“We eat far too many free sugars,” says Nathalie Jobin, coordinator of Extenso, the nutrition reference centre at the Université de Montréal. “Not only are these sugars unnecessary, but a high intake of free sugars increases the risk of excess body weight and obesity, which in turn heightens the risk of diabetes, insulin resistance and metabolic syndrome.” According to this specialist, favouring water, coffee, tea, milk or fortified plant-based drinks over sugary drinks or juices will reduce intake of free sugars. Meanwhile, fresh fruit, yoghurt or compote are ideal for dessert.
The debate concerning dietary allowances and the harmful effects of excessive consumption of sugar has intensified over recent years. The International Sugar Organization (ISO) observes that a growing number of companies are looking to reduce the amount of sugar in their food. Several countries have even introduced a sugar tax. In 2012, France, for example, introduced a ‘soda tax’ on drinks containing added sugar. By increasing the price of these products, authorities hope to dissuade consumers from buying them. Similar measures have been taken in Mexico, the United States and the United Kingdom.
Other approaches are in the pipeline to reduce the intake of free sugars through food and drinks. WHO mentions revising food labelling, limiting the advertising of sugary food and soft drinks to children, as well as establishing a dialogue with the food industry with a view to reducing the quantity of sugar in processed food.
‘Slow’ sugar, ‘fast’ sugar: athletes’ allies
Athletes are well aware of the distinction between ‘fast’ and ‘slow’ sugars. Doctors classify sugars from a nutritional standpoint according to their glycaemic index. In other words, sugars are grouped according to their effect on glycaemia (blood sugar level) over the two hours following their ingestion. Sugars with a glycaemic index below 55 (out of 100) are considered as ‘slow’. This group includes rolled oats, wholemeal bread, lentils, pasta and wholegrain rice. By contrast, ‘fast’ sugars present a high glycaemic index (above 70). Several studies have shown that food containing ‘slow’ sugars tends to be better for our health than food high in ‘fast’ sugars, which seems to favour obesity, the development of diabetes and cardiovascular diseases.
“Nowadays, we no longer talk of ‘slow’ or ‘fast’ sugars, but of complex and simple carbohydrates, and especially the glycaemic index,” confirms Valérie Ducommun, a dietician specialised in sports nutrition in Geneva. The glycaemic index of a foodstuff may vary depending on how the food is cooked. The longer pasta is cooked, the higher the index (pasta cooked al dente has a lower glycaemic index than pasta cooked soft). The presence of proteins or fat can also influence blood sugar levels.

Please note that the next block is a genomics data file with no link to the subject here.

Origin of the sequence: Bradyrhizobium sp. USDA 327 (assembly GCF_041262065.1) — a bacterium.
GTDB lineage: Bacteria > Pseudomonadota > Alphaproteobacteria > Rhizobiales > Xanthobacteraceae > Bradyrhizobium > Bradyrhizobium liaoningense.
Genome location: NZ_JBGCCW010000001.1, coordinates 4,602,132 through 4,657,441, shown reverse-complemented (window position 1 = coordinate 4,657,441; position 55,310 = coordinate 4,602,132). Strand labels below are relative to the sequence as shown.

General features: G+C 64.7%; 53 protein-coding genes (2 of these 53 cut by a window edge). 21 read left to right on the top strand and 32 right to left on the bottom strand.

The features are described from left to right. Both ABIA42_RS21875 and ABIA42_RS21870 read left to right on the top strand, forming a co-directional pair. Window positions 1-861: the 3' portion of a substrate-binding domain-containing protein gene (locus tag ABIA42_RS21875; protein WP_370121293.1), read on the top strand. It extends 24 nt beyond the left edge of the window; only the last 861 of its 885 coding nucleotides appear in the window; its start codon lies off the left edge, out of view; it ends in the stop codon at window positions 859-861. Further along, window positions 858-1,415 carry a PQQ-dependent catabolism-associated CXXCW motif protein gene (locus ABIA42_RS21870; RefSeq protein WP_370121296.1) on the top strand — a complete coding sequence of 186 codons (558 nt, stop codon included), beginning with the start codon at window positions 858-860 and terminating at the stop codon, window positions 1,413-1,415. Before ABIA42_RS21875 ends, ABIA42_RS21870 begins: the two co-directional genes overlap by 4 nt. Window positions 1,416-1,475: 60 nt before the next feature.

“In practice, we favour food with a low glycaemic index in our day-to-day diet but, as we get closer to an intense training session or competition, we integrate food with a high glycaemic index,” continues Valérie Ducommun. “The digestibility of the food is also an element which must be taken into account, as a matter of priority.” She recommends eating rice, pasta and white bread three hours before intense physical exercise. Proteins and fats should be consumed sparingly. Likewise, chocolate and biscuits should be avoided before exercise, as they are high in fat and slow down digestion (some low-fat cakes and biscuits, such as gingerbread, can however be consumed). Surprisingly, sugary drinks are recommended before and especially during intense physical exercise, as they not only hydrate the body, but also provide energy through the sugar. However, it is important to choose wisely: Athletes should avoid fizzy drinks during a workout and check the dilution and composition of the drinks. Finally, never test a drink for the first time during a competition.
We consume a significant amount of sugar in processed food that is not generally seen as high in sugar. WHO uses the example of a heaped tablespoon of ketchup, which contains around 4 grams (almost a teaspoon) of free sugars. The International Sugar Organization estimates that 172 million tonnes of sugar were produced worldwide in 2014 and consumption of sugar has increased by around 2% over the past decade. Developing countries now account for 67% of the total consumption of sugar worldwide and this level will likely continue to grow in the years to come, particularly in Asia. This high demand and the resultant production constraints have resulted in a surge in sugar prices. However, it has also led producers to develop new sweetening products that are potentially less harmful to our health.
Sweeteners do as their name suggests. They give food a sweet taste. Some do not contain any calories, while others have fewer calories than table sugar. Some do not favour dental caries, while others are even sweeter than sugar! Sweeteners include saccharin, aspartame, acesulfame, potassium and stevia, a plant from South America with a low carbohydrate content but which contains chemical compounds with particularly high sweetening properties, making it an interesting substitute for sugar. WHO is currently carrying out various studies on how sweeteners other than sugar, including stevia, affect health.